Routing in delay tolerant networks is a challenging problem due to the intermittent connectivity between nodes resulting in the frequent absence of end-to-end path for any source-destination pair at any given time. Recently, this problem has attracted a great deal of interest and several approaches have been proposed. Since Mobile Social Networks (MSNs) are increasingly popular type of Delay Tolerant Networks (DTNs), making accurate analysis of social network properties of these networks is essential for designing efficient routing protocols. In this paper, we introduce a new metric that detects the quality of friendships between nodes accurately. Utilizing this metric, we define the community of each node as the set of nodes having close friendship relations with this node either directly or indirectly. We also present Friendship-Based Routing in which periodically differentiated friendship relations are used in forwarding of messages. Extensive simulations on both real and synthetic traces show that the introduced algorithm is more efficient than the existing algorithms.

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Constructing Limited Scale-Free Topologies Over Peer-to-Peer Networks IEEE Transactions on Parallel and Distributed Systems

2014

Overlay network topology together with peer/data organization and search algorithm are the crucial components of unstructured peer-to-peer (P2P) networks as they directly affect the efficiency of search on such networks. Scale-free (powerlaw) overlay network topologies are among structures that offer high performance for these networks. A key problem for these topologies is the existence of hubs, nodes with high connectivity. Yet, the peers in a typical unstructured P2P network may not be willing or able to cope with such high connectivity and its associated load. Therefore, some hard cutoffs are often imposed on the number of edges that each peer can have, restricting feasible overlays to limited or truncated scale-free networks. In this paper, we analyze the growth of such limited scale-free networks and propose two different algorithms for constructing perfect scale-free overlay network topologies at each instance of such growth. Our algorithms allow the user to define the desired scalefree exponent (gamma). They also induce low communication overhead when network grows from one size to another. Using extensive simulations, we demonstrate that these algorithms indeed generate perfect scale free networks (at each step of network growth) that provide better search efficiency in various search algorithms than the networks generated by the existing solutions.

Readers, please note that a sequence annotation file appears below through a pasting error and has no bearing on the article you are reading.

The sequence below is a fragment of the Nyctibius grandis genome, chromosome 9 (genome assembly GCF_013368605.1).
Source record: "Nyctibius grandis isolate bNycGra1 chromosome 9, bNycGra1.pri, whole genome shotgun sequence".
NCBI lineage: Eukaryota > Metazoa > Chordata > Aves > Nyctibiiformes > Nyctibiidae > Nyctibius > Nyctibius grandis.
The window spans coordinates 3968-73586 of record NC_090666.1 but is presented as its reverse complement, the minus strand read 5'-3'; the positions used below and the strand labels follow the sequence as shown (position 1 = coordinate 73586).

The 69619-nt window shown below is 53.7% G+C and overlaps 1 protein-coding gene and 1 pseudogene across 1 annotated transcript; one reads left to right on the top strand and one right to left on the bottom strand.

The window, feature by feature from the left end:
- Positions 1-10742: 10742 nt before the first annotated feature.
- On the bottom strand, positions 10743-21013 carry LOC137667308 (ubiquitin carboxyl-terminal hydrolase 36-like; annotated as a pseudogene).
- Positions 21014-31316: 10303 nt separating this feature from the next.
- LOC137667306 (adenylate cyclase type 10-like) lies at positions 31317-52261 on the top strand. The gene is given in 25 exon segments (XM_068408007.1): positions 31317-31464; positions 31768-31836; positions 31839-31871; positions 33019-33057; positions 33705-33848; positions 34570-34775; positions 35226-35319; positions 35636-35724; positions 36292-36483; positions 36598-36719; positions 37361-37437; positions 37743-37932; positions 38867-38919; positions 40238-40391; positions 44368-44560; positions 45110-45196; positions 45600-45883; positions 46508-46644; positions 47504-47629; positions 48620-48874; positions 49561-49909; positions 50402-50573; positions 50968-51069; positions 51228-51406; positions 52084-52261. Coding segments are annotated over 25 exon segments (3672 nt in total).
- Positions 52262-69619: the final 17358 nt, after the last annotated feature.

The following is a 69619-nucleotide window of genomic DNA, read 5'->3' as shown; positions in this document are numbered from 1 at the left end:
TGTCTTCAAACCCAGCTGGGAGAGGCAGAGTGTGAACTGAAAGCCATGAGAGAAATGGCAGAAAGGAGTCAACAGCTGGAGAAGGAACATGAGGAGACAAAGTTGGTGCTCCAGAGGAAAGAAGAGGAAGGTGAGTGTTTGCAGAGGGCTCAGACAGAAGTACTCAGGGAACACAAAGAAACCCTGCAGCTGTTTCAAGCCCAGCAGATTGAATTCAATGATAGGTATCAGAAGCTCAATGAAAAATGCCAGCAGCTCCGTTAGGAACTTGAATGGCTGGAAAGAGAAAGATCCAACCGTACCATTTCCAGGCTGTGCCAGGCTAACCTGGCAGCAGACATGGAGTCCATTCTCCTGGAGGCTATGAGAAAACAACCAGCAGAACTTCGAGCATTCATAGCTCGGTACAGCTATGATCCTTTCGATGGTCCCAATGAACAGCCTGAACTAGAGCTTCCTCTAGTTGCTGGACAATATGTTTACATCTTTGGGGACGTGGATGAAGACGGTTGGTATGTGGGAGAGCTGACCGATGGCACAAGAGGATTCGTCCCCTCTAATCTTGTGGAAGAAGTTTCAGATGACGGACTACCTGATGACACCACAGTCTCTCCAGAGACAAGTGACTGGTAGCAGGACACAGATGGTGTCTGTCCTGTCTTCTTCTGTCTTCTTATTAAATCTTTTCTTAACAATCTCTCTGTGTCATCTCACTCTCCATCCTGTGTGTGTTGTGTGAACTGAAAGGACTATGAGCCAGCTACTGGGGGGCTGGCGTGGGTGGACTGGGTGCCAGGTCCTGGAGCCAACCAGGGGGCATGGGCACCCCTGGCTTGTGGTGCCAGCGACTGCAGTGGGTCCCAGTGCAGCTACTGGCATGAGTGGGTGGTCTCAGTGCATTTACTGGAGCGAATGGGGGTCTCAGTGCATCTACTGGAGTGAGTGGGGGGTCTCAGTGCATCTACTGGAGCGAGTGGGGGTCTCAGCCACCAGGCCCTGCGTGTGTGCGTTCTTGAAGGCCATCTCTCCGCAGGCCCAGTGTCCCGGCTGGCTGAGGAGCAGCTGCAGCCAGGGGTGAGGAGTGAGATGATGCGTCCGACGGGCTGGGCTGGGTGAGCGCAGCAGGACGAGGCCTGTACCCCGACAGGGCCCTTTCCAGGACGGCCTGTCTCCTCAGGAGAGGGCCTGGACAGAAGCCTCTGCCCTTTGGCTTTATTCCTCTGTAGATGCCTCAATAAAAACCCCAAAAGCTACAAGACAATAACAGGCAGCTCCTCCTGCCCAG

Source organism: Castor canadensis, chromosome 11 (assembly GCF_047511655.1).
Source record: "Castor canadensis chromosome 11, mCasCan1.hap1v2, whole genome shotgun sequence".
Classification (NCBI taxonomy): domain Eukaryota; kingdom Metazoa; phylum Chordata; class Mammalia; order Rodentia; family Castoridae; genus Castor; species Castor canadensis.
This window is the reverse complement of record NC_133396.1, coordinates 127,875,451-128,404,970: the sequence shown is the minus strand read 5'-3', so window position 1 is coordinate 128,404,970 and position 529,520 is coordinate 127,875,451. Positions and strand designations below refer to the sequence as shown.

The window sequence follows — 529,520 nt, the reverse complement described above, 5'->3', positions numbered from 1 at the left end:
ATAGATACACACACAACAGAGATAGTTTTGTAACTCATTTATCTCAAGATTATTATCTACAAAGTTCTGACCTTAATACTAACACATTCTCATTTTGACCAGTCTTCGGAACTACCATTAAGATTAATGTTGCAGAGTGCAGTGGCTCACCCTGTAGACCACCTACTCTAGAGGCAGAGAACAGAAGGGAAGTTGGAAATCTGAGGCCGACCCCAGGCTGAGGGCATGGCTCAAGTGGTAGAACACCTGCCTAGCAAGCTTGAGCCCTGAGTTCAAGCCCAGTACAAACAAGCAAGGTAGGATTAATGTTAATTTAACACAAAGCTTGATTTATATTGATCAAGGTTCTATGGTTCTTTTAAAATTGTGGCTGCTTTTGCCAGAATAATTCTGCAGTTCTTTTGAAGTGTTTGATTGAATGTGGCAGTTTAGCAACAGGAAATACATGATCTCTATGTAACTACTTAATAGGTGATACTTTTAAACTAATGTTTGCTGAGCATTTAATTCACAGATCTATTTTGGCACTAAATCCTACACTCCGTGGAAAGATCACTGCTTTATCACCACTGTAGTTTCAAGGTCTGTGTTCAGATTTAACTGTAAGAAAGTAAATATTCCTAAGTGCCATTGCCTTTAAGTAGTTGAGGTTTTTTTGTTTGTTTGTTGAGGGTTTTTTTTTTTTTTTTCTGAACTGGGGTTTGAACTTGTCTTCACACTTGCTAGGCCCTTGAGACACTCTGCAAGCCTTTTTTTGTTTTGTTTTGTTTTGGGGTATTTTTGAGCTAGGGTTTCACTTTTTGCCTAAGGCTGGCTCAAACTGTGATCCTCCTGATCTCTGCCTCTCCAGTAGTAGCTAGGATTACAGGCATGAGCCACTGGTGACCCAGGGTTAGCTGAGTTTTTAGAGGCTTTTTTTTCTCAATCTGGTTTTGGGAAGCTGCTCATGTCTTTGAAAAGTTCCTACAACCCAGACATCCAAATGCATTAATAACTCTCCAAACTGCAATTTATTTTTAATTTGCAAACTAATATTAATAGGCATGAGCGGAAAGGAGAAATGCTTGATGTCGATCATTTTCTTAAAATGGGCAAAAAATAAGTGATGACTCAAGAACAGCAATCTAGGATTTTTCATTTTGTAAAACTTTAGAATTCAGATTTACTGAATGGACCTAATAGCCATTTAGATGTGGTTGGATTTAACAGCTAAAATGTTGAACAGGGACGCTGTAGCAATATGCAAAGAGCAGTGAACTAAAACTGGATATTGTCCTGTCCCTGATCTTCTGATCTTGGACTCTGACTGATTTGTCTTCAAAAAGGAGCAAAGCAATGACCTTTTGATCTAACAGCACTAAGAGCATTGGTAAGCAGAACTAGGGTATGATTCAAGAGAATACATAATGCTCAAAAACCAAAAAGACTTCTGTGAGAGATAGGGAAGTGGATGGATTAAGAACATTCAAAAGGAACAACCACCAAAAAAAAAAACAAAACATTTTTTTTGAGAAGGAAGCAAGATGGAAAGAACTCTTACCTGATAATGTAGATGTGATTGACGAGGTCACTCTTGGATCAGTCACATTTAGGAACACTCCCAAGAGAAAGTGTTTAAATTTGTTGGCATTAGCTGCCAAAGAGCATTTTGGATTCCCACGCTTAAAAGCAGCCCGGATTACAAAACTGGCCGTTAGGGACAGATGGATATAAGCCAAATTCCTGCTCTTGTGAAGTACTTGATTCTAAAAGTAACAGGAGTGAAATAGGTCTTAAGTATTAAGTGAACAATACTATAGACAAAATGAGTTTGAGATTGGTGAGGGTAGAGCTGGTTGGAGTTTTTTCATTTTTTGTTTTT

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Understanding User Behavior via Mobile Data Analysis IEEE International Conference on Communications (ICC)

2015

Recently, there has been a tremendous increase
in demand for mobile data driven by the wide-spread usage of smartphone like devices. Besides the efforts of studies that propose ways for operators to handle this huge growth, there is also an emerging research area of analyzing this new type of user data. In this paper, we perform an analysis on mobile user data to understand general aggregated user behavior based on several
parameters. We also investigate the reasons for the user behavior deviating from its general trend. Finally, we discuss several ways of utilizing the results of the analysis in this study in solving current problems operators face.

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WiFi access point deployment for efficient mobile data offloading ACM SIGMOBILE Mobile Computing and Communications Review

2013

Recently, there has been a tremendous increase in mobile data usage with the wide-spread proliferation of smartphone like devices. However, this increased demand from users has caused severe traffic overloading in cellular networks. Offloading the traffic through several other devices (femtocells, WiFi access points) have been considered to be immediate remedy for such a problem. Thus, in this paper, we study the deployment of WiFi access points (AP) in a metropolitan area for efficient offloading of mobile data traffic. We analyze a large scale real user mobility traces and propose a deployment algorithm based on the density of user data request frequency. In simulations, we present offloading ratio that our algorithm can accomplish with different number of APs. The results demonstrate that our algorithm can achieve close to optimal offloading ratio that is higher than offloading ratios that existing algorithms can achieve with the same number of APs.